Children are vulnerable to a number of abuses, including being forced into labor working long hours often in unsafe and hazardous working conditions, as well as being forced to participate in child soldiering.
U.S. Immigration and Customs Enforcement’s (ICE’s) Homeland Security Investigations (HSI) and the Federal Bureau of Investigations (FBI) co-hosted a World Day Against Child Labour event June 12 at ICE headquarters in Washington, D.C., to focus attention and help halt practices that force the young into slave labor and as combatants in armed conflicts.
HSI Supervisory Management and Program Analyst Kinyatta Gray led the ceremony, and the U.S. Holocaust Memorial Museum’s Program Coordinator for Law, Justice and Society Initiatives Sarah Campbell moderated the event.
ICE Director Sarah Saldaña thanked attendees for being there, and said that “Human rights abuses occur across the world….The idea that a child can be pulled from his or her home and community and into dire circumstances is abominable. Federal agencies can work together to try to save children and adults who are trafficked around the world.”
Lev Kubiak, assistant director for HSI International Operations said that many children are working in hazardous environments, such as mine shafts and manufacturing plants, and some are exposed to dangerous chemicals and abusive employers. He said that ICE partners with law enforcement partners at the international, federal, state and local levels to extend enforcement of existing laws and the protection of children.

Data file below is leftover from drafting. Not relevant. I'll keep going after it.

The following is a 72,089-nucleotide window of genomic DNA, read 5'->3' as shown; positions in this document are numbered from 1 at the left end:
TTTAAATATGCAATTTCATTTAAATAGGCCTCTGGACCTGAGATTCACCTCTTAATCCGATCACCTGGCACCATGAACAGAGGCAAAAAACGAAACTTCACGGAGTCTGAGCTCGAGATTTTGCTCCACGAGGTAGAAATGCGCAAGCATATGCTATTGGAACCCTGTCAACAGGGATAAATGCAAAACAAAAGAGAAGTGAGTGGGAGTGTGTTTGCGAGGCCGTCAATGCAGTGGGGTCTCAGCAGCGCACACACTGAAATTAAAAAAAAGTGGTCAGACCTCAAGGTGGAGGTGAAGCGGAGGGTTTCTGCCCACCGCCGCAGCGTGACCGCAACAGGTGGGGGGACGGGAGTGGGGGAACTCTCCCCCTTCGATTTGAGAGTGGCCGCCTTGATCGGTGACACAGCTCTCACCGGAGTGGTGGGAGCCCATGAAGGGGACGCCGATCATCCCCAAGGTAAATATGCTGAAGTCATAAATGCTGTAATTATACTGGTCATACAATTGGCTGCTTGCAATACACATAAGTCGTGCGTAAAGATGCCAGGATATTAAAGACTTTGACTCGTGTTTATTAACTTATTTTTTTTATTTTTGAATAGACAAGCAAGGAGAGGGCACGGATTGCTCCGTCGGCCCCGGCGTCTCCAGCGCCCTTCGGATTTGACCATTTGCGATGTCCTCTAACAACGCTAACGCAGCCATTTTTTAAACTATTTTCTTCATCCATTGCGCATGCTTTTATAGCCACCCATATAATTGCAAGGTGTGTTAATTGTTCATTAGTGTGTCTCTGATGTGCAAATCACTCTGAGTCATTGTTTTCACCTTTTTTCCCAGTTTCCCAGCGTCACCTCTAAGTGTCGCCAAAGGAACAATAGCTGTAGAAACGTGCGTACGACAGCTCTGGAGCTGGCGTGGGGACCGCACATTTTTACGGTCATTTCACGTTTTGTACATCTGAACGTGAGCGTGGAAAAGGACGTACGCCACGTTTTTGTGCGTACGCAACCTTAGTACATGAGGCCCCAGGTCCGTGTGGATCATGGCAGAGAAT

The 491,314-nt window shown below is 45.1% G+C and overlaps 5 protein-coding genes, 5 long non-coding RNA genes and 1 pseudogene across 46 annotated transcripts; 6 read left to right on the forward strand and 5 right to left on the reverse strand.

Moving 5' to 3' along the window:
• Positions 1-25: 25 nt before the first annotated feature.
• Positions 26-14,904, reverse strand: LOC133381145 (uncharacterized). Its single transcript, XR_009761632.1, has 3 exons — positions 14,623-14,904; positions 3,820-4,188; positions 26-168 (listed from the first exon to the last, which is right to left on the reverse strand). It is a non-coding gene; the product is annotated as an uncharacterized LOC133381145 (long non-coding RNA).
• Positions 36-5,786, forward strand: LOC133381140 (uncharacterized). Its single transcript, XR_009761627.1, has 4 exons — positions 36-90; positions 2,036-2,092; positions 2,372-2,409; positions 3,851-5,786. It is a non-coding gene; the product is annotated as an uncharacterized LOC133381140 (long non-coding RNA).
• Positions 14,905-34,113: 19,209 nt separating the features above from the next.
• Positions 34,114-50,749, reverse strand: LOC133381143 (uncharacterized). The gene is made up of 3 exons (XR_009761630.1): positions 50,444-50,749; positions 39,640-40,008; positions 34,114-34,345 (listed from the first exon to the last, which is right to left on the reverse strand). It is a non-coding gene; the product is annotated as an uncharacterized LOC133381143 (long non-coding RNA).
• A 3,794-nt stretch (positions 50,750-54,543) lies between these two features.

“All too often, children are exploited and forced to fight the wars of adults. This destroys their childhood, their opportunities for educational development and sometimes their very lives, said Deputy Assistant Director of FBI’s Criminal Investigative Division Timothy Gallagher. “The work of the FBI and ICE in combating human rights abuses throughout the world allows for a brighter future for all of us, especially the children, who are our future.”
Joe Macias, acting assistant director of HSI’s National Intellectual Property Rights Coordination Center (IPR Center), discussed how counterfeit goods and child labor are intertwined. He said that strong evidence indicates that armed militias who employ child soldiers are partly funded through the pirating of software and the sale of counterfeit goods and that children are often slaving in sweatshops manufacturing counterfeit products. He said that stopping IP theft should lead to less sweatshops and forced child labor and increase health and freedom for affected children.
A panel of three experts, including Penelope Nelson, an intelligence research specialist from HSI’s Human Rights Violators and War Crimes Center; Prabha Sankaranarayan, president and chief executive officer of Mediators Beyond Borders International and Lakshitha Saji Prelis, director of Children and Youth Programmes at Search for Common Ground, also shared their knowledge and insights. The discussion focused on greater understanding as to how and why children become participants in armed conflicts and how to rehabilitate and reintegrate these children back into their communities and prevent it from happening at all.
Sankaranarayan said “When we say ‘child labor’ and ‘child soldier’, it seems like we should say ‘child torture,’ because that is what it is.”